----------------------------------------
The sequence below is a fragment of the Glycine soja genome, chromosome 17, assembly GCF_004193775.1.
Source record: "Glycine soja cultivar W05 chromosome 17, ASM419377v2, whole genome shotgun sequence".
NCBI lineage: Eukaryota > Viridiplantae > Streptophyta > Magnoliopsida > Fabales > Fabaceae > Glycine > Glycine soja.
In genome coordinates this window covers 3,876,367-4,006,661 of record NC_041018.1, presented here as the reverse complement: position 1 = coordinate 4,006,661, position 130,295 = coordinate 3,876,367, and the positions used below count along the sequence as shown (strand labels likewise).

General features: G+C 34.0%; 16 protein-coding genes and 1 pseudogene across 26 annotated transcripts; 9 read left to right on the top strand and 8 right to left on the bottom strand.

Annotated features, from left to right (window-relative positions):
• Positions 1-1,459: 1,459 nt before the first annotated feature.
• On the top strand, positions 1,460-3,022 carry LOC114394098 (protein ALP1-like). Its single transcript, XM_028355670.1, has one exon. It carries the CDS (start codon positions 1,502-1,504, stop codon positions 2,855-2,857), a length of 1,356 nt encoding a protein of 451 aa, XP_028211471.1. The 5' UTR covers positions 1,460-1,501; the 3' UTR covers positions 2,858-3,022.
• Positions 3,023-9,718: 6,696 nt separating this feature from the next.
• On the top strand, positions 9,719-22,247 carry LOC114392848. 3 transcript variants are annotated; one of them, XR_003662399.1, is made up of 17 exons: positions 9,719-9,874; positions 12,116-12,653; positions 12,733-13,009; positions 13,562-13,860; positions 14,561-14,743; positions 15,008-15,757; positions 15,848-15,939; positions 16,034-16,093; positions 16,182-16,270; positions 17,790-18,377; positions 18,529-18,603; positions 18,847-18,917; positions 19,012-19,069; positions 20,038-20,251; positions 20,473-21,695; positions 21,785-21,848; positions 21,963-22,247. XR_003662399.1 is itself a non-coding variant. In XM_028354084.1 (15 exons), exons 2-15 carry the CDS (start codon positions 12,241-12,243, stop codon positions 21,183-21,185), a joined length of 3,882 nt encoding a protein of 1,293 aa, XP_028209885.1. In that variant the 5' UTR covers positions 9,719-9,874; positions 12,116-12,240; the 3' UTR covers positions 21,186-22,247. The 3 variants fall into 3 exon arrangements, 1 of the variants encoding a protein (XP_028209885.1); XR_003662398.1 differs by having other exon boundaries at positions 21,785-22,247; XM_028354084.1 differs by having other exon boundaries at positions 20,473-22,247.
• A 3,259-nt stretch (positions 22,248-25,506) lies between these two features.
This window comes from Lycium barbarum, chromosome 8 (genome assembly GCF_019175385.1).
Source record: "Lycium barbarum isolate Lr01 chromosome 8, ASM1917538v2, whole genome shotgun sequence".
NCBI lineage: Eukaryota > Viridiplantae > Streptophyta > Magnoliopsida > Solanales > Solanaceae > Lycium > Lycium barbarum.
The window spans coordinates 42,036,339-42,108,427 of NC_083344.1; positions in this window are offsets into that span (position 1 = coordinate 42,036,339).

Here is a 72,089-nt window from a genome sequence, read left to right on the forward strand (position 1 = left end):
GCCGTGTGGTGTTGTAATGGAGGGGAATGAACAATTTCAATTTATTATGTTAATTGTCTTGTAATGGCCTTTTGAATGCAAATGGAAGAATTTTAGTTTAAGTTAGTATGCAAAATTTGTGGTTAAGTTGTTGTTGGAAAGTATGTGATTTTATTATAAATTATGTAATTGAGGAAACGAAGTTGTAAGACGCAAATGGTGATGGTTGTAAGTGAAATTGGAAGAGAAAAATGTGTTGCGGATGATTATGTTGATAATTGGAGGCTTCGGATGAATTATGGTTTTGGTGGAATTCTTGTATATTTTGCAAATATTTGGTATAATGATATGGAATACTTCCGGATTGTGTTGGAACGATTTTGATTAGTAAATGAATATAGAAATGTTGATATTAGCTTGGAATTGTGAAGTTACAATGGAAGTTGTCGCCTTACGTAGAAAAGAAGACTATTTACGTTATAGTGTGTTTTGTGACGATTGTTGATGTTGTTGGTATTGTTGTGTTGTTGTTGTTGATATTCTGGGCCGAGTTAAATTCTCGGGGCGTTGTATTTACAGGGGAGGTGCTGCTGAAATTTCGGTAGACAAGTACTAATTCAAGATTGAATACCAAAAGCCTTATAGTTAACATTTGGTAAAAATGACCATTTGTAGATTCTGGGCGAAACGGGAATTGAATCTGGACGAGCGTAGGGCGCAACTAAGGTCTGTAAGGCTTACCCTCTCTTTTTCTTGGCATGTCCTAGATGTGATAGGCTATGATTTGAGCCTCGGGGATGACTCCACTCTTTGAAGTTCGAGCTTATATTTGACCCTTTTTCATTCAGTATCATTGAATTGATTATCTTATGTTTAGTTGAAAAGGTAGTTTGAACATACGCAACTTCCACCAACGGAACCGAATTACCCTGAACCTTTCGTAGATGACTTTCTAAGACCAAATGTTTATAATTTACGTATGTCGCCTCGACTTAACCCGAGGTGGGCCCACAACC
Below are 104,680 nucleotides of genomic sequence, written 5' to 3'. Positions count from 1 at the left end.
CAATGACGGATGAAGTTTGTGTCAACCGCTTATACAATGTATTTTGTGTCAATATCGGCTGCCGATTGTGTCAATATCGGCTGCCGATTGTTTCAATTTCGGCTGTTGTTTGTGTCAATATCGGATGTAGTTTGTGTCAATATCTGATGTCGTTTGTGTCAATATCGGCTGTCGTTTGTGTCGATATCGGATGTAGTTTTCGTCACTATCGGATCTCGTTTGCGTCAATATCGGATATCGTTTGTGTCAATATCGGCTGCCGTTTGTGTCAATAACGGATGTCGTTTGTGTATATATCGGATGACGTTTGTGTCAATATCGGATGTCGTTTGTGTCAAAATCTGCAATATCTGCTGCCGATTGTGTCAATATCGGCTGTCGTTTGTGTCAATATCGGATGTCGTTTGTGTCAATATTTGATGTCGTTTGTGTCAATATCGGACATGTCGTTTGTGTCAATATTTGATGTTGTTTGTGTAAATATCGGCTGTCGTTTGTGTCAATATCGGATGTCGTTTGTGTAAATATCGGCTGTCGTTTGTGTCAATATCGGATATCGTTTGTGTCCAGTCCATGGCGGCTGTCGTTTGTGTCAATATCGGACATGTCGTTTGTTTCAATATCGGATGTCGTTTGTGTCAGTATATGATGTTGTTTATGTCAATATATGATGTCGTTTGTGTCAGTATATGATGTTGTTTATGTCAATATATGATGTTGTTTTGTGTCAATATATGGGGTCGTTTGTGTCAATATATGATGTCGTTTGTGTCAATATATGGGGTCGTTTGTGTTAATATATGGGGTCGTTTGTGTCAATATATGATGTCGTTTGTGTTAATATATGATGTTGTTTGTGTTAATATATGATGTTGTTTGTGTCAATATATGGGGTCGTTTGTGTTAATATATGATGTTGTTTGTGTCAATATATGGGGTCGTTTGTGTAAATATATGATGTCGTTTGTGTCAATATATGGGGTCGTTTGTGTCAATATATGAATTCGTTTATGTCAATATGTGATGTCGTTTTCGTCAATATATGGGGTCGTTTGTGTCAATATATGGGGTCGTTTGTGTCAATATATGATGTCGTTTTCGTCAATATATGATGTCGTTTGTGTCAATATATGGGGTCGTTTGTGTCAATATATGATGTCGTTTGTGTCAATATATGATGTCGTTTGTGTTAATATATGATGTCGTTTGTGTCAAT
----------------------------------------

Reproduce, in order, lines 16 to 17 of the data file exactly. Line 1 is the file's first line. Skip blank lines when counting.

Here is a 72,089-nt window from a genome sequence, read left to right on the forward strand (position 1 = left end):
GCCGTGTGGTGTTGTAATGGAGGGGAATGAACAATTTCAATTTATTATGTTAATTGTCTTGTAATGGCCTTTTGAATGCAAATGGAAGAATTTTAGTTTAAGTTAGTATGCAAAATTTGTGGTTAAGTTGTTGTTGGAAAGTATGTGATTTTATTATAAATTATGTAATTGAGGAAACGAAGTTGTAAGACGCAAATGGTGATGGTTGTAAGTGAAATTGGAAGAGAAAAATGTGTTGCGGATGATTATGTTGATAATTGGAGGCTTCGGATGAATTATGGTTTTGGTGGAATTCTTGTATATTTTGCAAATATTTGGTATAATGATATGGAATACTTCCGGATTGTGTTGGAACGATTTTGATTAGTAAATGAATATAGAAATGTTGATATTAGCTTGGAATTGTGAAGTTACAATGGAAGTTGTCGCCTTACGTAGAAAAGAAGACTATTTACGTTATAGTGTGTTTTGTGACGATTGTTGATGTTGTTGGTATTGTTGTGTTGTTGTTGTTGATATTCTGGGCCGAGTTAAATTCTCGGGGCGTTGTATTTACAGGGGAGGTGCTGCTGAAATTTCGGTAGACAAGTACTAATTCAAGATTGAATACCAAAAGCCTTATAGTTAACATTTGGTAAAAATGACCATTTGTAGATTCTGGGCGAAACGGGAATTGAATCTGGACGAGCGTAGGGCGCAACTAAGGTCTGTAAGGCTTACCCTCTCTTTTTCTTGGCATGTCCTAGATGTGATAGGCTATGATTTGAGCCTCGGGGATGACTCCACTCTTTGAAGTTCGAGCTTATATTTGACCCTTTTTCATTCAGTATCATTGAATTGATTATCTTATGTTTAGTTGAAAAGGTAGTTTGAACATACGCAACTTCCACCAACGGAACCGAATTACCCTGAACCTTTCGTAGATGACTTTCTAAGACCAAATGTTTATAATTTACGTATGTCGCCTCGACTTAACCCGAGGTGGGCCCACAACC